I recently compiled a list of the Best Cars for Commuters 2013. Even as I was working on that list, I realized that it held a fatal flaw. Many times, the best car for a commuter is no car at all. Commuting via public transportation, on foot or by bicycle can be quicker, cheaper and more reliable than using a car. For commutes that are too long for walking or bicycling, and for areas where public transportation isn’t a practical option (like here in my hometown of Los Angeles), there’s an even better choice: Commuting by motorcycle.
Buying a new motorcycle is substantially less expensive than buying a new car. Entry-level 250 cc new motorcycles start around the $4,000 mark. Freeway capable 500 cc motorcycles can be had for as little as $6,000. Many of the best new commuter bikes start under $10,000, thousands of dollars less than the least expensive car on our Best Cars for Commuters list.
Motorcycle insurance is also a relative bargain. Basic insurance, as required by all US states except Florida, Montana and Washington, is at least 50% less expensive than comparable auto insurance. High performance and custom motorcycles cost more to insure — but those don’t make good commuters, anyway. If you’re an adult with a good driving record and you’re riding a sensible motorcycle, you may be surprised by how little insurance can cost. Many insurance companies also offer discounts to riders who complete a motorcycle safety course, too — and that’s a good idea for all riders, even without the discount.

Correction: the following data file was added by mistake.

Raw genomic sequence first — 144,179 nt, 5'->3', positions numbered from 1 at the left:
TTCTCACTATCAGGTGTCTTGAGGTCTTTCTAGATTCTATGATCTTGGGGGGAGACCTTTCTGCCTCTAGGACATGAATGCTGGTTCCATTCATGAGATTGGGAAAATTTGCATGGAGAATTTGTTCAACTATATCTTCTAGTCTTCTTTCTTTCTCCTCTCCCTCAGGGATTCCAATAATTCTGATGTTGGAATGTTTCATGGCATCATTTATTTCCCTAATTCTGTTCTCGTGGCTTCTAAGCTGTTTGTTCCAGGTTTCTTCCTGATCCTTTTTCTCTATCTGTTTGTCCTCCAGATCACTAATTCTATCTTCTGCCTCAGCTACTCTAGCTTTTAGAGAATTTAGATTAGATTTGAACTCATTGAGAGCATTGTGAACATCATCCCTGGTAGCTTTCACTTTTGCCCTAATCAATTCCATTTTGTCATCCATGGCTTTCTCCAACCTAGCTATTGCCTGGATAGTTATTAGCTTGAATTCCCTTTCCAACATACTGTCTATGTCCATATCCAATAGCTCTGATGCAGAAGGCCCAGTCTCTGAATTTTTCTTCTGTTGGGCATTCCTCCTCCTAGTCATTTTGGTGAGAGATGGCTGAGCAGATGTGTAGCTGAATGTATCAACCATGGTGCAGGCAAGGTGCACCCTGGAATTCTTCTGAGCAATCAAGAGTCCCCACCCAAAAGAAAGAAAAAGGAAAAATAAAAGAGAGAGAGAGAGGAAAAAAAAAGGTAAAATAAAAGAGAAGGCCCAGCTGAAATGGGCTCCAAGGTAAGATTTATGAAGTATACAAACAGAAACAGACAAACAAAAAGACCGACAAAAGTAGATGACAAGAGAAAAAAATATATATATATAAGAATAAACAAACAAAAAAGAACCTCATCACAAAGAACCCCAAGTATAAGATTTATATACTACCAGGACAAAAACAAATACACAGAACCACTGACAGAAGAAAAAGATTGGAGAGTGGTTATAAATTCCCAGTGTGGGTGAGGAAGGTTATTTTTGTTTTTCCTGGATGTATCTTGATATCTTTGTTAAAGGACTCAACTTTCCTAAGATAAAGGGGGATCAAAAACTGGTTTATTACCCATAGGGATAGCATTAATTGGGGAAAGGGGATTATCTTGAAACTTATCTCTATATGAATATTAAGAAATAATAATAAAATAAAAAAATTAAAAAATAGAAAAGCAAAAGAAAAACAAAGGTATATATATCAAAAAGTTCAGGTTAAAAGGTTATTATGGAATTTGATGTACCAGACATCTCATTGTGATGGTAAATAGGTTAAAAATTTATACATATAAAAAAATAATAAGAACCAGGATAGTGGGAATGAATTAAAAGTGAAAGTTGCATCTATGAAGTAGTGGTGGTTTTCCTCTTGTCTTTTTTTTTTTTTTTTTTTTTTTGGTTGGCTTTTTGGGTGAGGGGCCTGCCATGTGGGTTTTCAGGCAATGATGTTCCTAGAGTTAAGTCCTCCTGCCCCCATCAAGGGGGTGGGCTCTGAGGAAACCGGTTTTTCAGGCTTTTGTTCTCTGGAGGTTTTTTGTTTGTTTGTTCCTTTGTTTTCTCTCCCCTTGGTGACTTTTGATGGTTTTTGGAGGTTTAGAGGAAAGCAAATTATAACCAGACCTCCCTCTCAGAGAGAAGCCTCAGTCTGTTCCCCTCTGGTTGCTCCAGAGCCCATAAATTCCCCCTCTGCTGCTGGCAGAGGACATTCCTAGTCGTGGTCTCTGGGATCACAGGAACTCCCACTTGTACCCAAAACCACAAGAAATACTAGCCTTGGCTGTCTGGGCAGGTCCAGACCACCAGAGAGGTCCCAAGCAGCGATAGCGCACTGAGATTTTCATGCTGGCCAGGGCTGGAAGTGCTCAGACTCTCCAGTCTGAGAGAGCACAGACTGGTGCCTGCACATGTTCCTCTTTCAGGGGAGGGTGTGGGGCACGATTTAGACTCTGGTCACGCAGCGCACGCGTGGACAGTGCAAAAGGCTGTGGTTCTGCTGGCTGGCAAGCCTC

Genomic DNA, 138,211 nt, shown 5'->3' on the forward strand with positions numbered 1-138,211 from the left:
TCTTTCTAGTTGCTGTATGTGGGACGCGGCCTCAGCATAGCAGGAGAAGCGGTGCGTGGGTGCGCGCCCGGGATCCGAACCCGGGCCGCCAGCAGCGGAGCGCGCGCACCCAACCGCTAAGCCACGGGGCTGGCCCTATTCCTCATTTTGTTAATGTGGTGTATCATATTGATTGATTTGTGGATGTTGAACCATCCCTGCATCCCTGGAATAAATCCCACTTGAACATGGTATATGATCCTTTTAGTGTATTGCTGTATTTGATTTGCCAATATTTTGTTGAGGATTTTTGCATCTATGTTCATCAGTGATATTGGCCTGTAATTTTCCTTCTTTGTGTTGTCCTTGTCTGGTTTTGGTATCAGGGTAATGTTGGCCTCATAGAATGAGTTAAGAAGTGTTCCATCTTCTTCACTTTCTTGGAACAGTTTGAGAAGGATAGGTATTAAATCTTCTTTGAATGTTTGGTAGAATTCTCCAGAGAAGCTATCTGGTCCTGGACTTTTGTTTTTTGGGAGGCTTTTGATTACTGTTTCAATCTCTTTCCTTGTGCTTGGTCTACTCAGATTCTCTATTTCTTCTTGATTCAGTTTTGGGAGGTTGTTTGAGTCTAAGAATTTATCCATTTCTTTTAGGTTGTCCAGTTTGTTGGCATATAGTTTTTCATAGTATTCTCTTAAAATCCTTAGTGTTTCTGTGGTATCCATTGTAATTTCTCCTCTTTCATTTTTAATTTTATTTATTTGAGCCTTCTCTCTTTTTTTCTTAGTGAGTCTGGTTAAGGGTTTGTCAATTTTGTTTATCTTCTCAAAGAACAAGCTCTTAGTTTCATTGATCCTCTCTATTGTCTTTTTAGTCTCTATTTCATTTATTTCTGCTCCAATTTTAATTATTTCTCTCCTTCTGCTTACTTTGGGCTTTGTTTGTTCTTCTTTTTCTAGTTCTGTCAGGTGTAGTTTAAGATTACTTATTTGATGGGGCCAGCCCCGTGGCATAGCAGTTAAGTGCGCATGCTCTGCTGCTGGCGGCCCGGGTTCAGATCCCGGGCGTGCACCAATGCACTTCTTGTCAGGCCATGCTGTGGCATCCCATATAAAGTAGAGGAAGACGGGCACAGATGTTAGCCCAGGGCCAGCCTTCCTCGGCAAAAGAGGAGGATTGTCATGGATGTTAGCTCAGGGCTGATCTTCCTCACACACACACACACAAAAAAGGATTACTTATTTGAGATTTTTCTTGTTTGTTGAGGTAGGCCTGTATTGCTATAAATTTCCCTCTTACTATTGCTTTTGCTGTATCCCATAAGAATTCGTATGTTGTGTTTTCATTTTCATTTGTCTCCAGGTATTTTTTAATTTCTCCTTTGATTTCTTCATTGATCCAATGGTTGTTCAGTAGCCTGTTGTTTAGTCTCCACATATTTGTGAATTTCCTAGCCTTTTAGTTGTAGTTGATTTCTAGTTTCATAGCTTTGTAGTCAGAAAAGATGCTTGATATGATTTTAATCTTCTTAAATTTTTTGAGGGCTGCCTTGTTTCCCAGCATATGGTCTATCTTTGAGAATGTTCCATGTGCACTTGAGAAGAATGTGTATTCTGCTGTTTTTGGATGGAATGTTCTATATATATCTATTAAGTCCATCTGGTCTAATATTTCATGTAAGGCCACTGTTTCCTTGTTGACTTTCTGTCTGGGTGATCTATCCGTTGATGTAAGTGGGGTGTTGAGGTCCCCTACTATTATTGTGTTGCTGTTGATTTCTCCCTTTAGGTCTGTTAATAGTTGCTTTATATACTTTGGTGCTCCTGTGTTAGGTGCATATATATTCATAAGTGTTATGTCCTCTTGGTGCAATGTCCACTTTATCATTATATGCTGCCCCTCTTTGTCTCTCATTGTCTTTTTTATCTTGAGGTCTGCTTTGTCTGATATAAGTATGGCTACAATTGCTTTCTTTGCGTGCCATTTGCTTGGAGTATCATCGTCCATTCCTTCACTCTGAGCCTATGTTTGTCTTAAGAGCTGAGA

Fuel economy is another motorcycle strength. Even big bikes can average over 30 miles per gallon, and some smaller commuter bikes even approach 100 mpg. Choose a bike with proven reliability and a decent warranty, and maintenance costs will also be reasonable, especially when compared with the cost of maintaining a car. Performing routine maintenance, like oil and filter changes, is within the reach of most riders, and further reduces the cost of ownership.